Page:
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Annular Solar Eclipse

Annular Solar Eclipse

An annular solar eclipse occurs when the Moon passes directly between the Earth and Sun, but does not completely cover the Sun's disk. Instead, it covers most of the Sun, leaving its outer edge visible as a bright ring or “annulus” around the darkened Moon. This is also sometimes referred to as the “Ring of Fire” effect.

The next annular solar eclipse will occur on October 14, 2023!

Learn More Below!

Why Aren’t All Solar Eclipses Total Eclipses?

The Moon's orbit around the Earth is not a perfect circle; it's slightly elliptical. This means that the Moon's distance from Earth varies throughout its orbit.

When the Moon is near its apogee (the farthest point from Earth in its orbit), it appears smaller in the sky. Conversely, when it's closer to its perigee (the closest point to Earth), it appears larger.

During an annular solar eclipse, the Moon moves in front of the Sun at or near apogee. At this distance, it is not large enough from our perspective on Earth to completely cover the Sun.  
However, during a total solar eclipse, the Moon happens to be in just the right position and just at the right distance from Earth that it exactly covers the relative size of the Sun.

Why Study Solar Eclipses?

At NOAA, we are very interested in solar eclipses because they can help us study certain solar phenomena. While annular eclipses don’t block all the Sun’s light, total solar eclipses do. 

When a total solar eclipse occurs, the Moon completely covers the Sun, providing us with the opportunity to see the Sun’s atmosphere, including the wide, outermost layer known as the corona. This is very dim compared to the brightness of the Sun, and is normally almost impossible to see. However, when the Moon is completely blocking the Sun’s light, the corona shines around it like a halo.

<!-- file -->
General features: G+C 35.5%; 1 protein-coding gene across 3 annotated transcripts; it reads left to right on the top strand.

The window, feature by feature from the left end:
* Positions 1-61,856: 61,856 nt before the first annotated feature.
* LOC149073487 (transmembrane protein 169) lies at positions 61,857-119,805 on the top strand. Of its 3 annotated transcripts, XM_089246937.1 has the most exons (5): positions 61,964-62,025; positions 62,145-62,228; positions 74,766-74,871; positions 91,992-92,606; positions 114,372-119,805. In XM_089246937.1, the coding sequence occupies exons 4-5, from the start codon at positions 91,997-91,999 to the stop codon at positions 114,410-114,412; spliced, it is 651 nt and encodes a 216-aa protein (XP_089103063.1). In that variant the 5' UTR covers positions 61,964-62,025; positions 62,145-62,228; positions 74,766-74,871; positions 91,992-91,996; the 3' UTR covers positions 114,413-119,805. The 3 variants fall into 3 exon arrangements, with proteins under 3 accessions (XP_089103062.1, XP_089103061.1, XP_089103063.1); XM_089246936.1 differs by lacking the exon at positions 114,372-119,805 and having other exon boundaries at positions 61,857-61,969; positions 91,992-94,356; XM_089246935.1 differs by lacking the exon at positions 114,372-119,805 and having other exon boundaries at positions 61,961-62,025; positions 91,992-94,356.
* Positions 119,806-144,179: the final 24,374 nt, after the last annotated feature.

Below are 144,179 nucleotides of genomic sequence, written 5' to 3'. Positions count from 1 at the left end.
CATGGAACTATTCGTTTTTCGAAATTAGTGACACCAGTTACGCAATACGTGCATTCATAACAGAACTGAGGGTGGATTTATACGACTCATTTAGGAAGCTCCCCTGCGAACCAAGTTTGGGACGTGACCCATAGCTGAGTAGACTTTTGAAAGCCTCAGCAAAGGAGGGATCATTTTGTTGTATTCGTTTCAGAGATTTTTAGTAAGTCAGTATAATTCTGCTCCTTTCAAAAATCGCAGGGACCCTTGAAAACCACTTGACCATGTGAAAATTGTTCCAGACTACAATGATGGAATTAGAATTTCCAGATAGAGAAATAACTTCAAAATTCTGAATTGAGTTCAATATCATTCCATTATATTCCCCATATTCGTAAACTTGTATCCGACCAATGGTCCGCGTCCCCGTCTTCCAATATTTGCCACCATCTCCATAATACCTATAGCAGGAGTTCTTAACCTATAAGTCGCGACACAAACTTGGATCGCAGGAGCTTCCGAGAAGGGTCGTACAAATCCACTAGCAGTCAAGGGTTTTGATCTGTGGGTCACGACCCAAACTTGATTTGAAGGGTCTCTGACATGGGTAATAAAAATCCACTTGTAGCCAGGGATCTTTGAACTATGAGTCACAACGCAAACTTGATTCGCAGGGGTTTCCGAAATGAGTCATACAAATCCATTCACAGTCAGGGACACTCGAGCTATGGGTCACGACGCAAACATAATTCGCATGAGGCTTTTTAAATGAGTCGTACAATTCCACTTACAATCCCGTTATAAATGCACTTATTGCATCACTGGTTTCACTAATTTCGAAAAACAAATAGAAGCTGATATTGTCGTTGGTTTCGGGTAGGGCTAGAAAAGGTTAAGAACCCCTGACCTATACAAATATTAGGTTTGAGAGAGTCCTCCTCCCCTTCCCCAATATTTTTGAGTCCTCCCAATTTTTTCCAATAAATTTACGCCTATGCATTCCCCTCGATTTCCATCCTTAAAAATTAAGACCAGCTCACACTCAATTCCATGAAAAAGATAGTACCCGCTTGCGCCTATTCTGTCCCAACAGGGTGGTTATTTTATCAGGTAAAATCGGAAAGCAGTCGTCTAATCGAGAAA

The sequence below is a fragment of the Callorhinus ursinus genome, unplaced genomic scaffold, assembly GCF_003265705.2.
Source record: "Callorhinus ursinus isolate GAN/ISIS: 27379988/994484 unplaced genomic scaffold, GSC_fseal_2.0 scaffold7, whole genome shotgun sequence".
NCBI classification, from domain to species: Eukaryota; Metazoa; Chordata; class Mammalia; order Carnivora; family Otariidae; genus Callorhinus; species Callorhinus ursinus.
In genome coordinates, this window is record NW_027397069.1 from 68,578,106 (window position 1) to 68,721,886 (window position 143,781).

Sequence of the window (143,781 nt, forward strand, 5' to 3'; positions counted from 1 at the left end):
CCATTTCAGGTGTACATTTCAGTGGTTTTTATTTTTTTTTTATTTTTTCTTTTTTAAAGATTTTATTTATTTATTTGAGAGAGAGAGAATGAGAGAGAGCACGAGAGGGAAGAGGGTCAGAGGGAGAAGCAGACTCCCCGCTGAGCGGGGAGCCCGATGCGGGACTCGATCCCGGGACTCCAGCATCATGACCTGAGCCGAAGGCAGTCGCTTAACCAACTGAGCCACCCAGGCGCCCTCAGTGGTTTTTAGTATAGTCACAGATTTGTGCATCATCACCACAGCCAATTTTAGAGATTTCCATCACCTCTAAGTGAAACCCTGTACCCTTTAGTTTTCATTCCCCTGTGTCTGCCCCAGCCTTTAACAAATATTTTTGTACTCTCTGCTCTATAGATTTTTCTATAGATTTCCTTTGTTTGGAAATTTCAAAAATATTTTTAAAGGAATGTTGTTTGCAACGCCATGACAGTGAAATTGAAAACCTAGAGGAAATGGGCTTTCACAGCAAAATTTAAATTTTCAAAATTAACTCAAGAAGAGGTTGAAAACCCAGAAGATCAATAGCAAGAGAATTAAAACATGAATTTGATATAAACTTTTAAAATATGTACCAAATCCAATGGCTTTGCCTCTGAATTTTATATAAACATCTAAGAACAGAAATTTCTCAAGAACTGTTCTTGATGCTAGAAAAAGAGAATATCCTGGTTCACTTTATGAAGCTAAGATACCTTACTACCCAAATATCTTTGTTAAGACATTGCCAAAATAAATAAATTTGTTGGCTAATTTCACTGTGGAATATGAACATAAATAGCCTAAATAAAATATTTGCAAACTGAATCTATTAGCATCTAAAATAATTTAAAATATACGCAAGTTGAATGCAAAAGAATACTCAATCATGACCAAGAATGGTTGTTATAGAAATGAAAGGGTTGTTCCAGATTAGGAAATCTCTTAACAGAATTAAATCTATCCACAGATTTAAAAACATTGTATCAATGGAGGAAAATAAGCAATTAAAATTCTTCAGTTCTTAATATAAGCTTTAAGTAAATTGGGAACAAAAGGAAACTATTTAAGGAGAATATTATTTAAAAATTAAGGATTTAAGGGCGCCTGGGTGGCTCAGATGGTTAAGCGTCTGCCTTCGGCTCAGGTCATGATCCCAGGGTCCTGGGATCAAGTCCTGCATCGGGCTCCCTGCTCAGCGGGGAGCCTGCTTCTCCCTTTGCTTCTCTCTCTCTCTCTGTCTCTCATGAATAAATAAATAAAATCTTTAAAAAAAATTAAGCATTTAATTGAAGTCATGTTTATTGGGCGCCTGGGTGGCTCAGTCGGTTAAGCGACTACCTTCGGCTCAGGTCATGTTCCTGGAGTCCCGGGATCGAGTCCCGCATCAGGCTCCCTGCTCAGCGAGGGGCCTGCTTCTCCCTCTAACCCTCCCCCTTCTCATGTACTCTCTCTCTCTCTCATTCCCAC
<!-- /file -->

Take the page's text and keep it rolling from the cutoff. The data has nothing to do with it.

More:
By studying the corona, we can learn more about the Sun itself, its relationship with the Earth, and in turn, how it can affect us. 

For example, there is still a lot we don’t know about the corona, such as why it’s so much hotter than the sun’s surface (more than 1.8 million degrees Fahrenheit compared to roughly 10,000 degrees Fahrenheit, respectively). During recent eclipses such as the one in 2017, researchers found that even when the sun is covered by sunspots and other surface phenomena, the corona’s temperature stays constant, and they still don’t know why.

Additionally, by studying the sun’s corona, we can learn more about space weather, which can affect us on Earth by disrupting our power grids and communications systems, as well as impacting satellite operations, GPS navigation capabilities, astronauts in space, and more. 

Many of these disturbances are triggered by parts of the solar corona that erupt and detach as huge blobs of plasma that then travel through the interplanetary medium, and pass near Earth, engulfing the planet. These are called coronal mass ejections. Other space weather effects are produced by fast-moving subatomic particles that are launched from the solar atmosphere.

In order to study the corona any time we want, NOAA uses a special instrument called a coronagraph, which mimics the effect of an eclipse by blocking the light from the Sun's disk, but not from its atmosphere. That way, we don't have to wait for a natural eclipse to occur!

NOAA’s newest geostationary satellite, GOES-U, will carry a brand new coronagraph built by the Naval Research Laboratory onboard, officially known as the Compact Coronagraph-1 (CCOR-1). This instrument will provide critical space weather measurements for NOAA’s Space Weather Prediction Center (SPWC).

Future missions that will study space weather include the Space Weather Follow-On Lagrange 1 (SWFO-L1) satellite. This satellite is currently in development, and once launched, will be stationed in deep space at Lagrange Point L1, roughly one million miles away from Earth, between our planet and the sun. This location allows for continuous unobstructed observation of the corona without interference from Earth.